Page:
PEMBROKE, VA. -- Everyone has different ways of relaxing, although for most people snake hunting is probably not one of them.

"What is life about? Life, liberty and the pursuit of rattlesnakes," said Paul Vanover of Roanoke County.

Vanover and David Wright, a products design engineer in Blacksburg, practice the sport of rattlesnake hunting as a team. A friend, Russell McDaniel, often hikes along to capture the hunt on videotape.

The best time to hunt rattlesnakes is in dry weather. "Late October is too late, and early May is too early," Wright said.

"In the winter, the snakes hibernate, but it's a good time to find out new places to hunt," Vanover said. The snakes like bright, sunny days -- about 80 degrees is best, when it's not too hot to lie in the sun.

"Today, we were looking for a new place to hunt," Vanover said. "We're not sure how far from the road we are, at least a mile and a half."

Vanover and Wright use two trucks. One is left at the bottom of the mountain and the other is driven to the top where the hike begins. When the team has reached the bottom of the mountain the hunters can climb into that truck and drive back up the mountain to pick up the other one.

The team rarely follows a trail, preferring to take to the woods.

"I've never been lost," Vanover said. "I've been bewildered a couple of days at a time -- that's what Daniel Boone said."

Vanover and Wright hunt in nearly all the counties in southwest Virginia. Vanover is a native of southeastern Kentucky, where he got his start stalking rattlesnakes.

Charlie Bailey, who handled snakes in church in southeastern Kentucky during the '60s, taught Vanover the ins and outs of rattlesnakes.

Vanover is in his 14th season of snake hunting and sees no lack of quarry. "If you know where to look, there's quite a few rattlesnakes around here," he said.

On this trip, the group hiked for five to six hours, stopping for drinks of water at the fresh creeks that flow along the route.

The equipment "is real complicated stuff," Wright said. "We use a stick with a forked end to pin them down and another stick with a hook on the end if we need to pull them out from under a rock, and one with a noose, if we can't get to 'em too easy."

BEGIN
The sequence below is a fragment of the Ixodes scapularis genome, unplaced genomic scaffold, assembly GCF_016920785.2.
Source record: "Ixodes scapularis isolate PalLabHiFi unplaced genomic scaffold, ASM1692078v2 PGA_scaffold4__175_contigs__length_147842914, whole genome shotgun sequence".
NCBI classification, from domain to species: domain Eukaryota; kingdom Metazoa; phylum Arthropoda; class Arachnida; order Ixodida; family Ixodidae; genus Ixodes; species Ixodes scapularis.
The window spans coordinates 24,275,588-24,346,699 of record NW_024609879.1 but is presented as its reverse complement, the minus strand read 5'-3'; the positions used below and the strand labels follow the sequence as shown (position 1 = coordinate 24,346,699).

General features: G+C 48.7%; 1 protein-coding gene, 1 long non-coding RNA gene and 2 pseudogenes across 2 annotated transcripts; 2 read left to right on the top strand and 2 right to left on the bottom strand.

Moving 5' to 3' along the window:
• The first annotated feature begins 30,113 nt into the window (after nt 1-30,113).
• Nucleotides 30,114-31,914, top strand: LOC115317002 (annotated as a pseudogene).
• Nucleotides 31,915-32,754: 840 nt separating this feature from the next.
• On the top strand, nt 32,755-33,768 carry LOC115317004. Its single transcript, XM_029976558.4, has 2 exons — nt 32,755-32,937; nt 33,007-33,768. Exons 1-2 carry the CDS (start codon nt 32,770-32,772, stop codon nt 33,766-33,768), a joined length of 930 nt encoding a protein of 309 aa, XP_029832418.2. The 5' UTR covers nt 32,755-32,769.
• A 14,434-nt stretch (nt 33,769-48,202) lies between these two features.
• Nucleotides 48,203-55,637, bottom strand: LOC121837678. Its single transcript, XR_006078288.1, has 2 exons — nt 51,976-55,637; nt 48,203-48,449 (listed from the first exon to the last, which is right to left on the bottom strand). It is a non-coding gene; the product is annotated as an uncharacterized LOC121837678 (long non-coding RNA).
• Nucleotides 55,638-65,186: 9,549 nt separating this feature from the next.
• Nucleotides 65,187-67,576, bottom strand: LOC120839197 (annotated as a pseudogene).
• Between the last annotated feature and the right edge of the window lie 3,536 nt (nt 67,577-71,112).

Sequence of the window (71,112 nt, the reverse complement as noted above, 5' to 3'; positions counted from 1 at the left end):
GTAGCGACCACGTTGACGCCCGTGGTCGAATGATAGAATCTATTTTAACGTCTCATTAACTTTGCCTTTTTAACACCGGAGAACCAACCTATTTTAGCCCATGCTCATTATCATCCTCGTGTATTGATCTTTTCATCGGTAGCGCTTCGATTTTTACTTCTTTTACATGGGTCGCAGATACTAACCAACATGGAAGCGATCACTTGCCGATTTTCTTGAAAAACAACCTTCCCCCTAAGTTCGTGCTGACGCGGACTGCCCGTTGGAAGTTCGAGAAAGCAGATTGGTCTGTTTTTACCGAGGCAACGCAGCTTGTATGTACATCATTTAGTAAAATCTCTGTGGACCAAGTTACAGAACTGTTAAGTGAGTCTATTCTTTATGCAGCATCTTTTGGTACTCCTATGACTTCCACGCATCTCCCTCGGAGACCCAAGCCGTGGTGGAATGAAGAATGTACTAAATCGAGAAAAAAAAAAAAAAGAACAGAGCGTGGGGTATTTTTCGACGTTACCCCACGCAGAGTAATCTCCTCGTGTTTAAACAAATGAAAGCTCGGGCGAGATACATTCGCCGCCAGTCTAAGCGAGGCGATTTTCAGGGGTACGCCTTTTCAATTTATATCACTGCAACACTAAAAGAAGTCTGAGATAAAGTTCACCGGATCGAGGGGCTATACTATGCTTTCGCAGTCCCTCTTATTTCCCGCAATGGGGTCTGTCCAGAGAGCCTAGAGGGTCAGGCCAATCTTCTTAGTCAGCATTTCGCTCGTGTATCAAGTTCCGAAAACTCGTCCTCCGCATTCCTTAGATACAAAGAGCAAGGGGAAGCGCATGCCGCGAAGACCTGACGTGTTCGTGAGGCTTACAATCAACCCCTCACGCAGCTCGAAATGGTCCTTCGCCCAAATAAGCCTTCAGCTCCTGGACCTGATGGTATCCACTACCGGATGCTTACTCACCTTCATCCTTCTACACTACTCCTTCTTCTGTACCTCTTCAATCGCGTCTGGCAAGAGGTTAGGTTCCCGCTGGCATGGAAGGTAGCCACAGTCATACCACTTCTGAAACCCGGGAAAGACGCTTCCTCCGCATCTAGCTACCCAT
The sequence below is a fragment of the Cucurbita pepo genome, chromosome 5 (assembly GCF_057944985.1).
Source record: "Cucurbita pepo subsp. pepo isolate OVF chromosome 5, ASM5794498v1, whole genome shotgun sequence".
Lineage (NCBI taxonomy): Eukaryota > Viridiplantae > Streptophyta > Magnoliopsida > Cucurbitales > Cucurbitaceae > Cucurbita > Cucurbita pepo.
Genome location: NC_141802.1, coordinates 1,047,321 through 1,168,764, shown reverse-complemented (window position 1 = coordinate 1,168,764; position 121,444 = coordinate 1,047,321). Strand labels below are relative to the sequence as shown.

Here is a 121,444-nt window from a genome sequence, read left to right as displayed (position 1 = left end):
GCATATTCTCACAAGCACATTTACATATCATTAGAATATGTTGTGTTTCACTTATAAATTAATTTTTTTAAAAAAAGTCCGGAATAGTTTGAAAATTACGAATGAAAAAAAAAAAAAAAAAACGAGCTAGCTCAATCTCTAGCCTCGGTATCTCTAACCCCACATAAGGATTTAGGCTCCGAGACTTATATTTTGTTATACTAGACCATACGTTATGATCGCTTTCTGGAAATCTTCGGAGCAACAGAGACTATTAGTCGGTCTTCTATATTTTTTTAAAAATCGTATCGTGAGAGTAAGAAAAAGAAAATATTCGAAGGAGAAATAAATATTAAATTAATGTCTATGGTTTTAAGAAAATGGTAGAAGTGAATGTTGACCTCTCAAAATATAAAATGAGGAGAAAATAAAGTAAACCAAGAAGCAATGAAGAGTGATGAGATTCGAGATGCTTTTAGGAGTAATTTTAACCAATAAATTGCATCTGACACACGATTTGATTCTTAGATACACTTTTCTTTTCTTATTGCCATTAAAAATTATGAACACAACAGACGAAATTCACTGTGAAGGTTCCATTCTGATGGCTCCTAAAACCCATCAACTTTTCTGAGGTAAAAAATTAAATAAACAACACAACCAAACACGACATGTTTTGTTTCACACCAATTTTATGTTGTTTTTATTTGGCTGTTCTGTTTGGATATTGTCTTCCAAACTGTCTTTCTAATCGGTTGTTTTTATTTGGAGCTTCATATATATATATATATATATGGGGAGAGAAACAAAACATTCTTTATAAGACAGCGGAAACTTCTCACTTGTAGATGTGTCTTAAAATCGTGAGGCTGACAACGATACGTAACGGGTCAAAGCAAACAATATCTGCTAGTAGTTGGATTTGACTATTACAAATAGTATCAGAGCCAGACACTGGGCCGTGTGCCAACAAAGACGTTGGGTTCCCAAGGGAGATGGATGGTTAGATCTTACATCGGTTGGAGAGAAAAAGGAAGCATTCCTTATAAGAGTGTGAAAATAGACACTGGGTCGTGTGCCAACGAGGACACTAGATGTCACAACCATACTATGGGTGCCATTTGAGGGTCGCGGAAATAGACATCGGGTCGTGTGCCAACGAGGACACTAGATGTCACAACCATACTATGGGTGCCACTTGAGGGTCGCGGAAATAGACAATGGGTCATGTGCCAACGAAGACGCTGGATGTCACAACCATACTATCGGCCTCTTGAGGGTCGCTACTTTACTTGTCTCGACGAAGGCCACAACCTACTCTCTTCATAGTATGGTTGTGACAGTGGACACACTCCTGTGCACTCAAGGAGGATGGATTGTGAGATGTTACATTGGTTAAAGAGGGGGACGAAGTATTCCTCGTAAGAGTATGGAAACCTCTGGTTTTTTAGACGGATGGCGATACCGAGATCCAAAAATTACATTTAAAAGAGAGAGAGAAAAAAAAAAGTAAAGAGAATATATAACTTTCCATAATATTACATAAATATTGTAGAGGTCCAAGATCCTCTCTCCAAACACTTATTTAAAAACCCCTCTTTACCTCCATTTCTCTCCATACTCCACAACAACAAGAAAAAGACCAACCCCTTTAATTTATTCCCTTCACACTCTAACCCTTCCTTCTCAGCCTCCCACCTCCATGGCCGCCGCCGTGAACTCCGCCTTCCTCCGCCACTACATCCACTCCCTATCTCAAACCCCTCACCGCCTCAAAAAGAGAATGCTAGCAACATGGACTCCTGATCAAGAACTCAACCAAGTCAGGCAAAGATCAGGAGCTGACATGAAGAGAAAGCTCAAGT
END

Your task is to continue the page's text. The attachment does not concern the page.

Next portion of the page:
The snakes are carried home alive in a reinforced plastic feed sack. "This sack ain't got no holes in it," Wright said. "Once, on the way home a snake was on the floor of the truck beside the sack. Yeah, Vanover let me know about that for a while."

Wright began hunting with Vanover about four years ago. He was sitting around one day with not much to do, and Vanover suggested rattlesnake hunting.

"There are three different kinds of rattlesnake hunters: First, there are those who handle snakes for religious purposes in church; second, there are those who hunt to kill for the joy of killing something or for the hides -- some people are funny in the head and want to shoot everything -- and, third, there are those who hunt for the exercise and the excitement of the sport," Vanover said. Vanover and Wright, who said they fit into the third category, keep the snakes alive.

"It's good exercise: You catch one rattlesnake, your cardiovascular system pumps so much you don't need to exercise for two weeks," Vanover said.

Often, the hunt is simply a very long walk interrupted with snake sightings.

"Shush, quiet, we've spotted two coiled up over here on the exposed rock face. They're just layin' there," Wright said.

"We can't alert them or they'll take off and crawl under the rocks," Vanover added.

Vanover approached the two timber rattlers carefully, probing his forked stick until it was positioned around one snake's neck and quickly grabbing the snake's neck with his forefinger and thumb.

"Look at his eyes -- they're milky, which means his skin is turning dry and getting ready to shed," Vanover said as he dropped the snake in the feed sack, knotted the sack securely and put it in his rucksack. The snake was not happy and expressed his displeasure through his rattles.

The other rattlesnake had escaped under a rock. Wright was down on his stomach with a flashlight looking for it. Vanover was above the rock, working the snake from the other side. Wright hooked the snake and pulled it out of hiding, grabbing the noose to throw around its neck for quick control. With two sticks, Wright picked up the furious 3 1/2-foot snake as it wrapped its jaws around one of the sticks. The two men dropped the snake into the bag with its buddy and tied a tight knot.

"I'm addicted to the excitement of it," Vanover said. "Now, it takes more to get that excitement high. I want more and bigger ones. It's more exciting to go hunting by myself; but you get in tight spots.".

Vanover keeps the snakes in a cage outside his house during the summer.

He feeds them mice. Snakes may only eat two to three times a month, then loll around and digest. He will set most of the rattlesnakes free deep in a national forest before winter.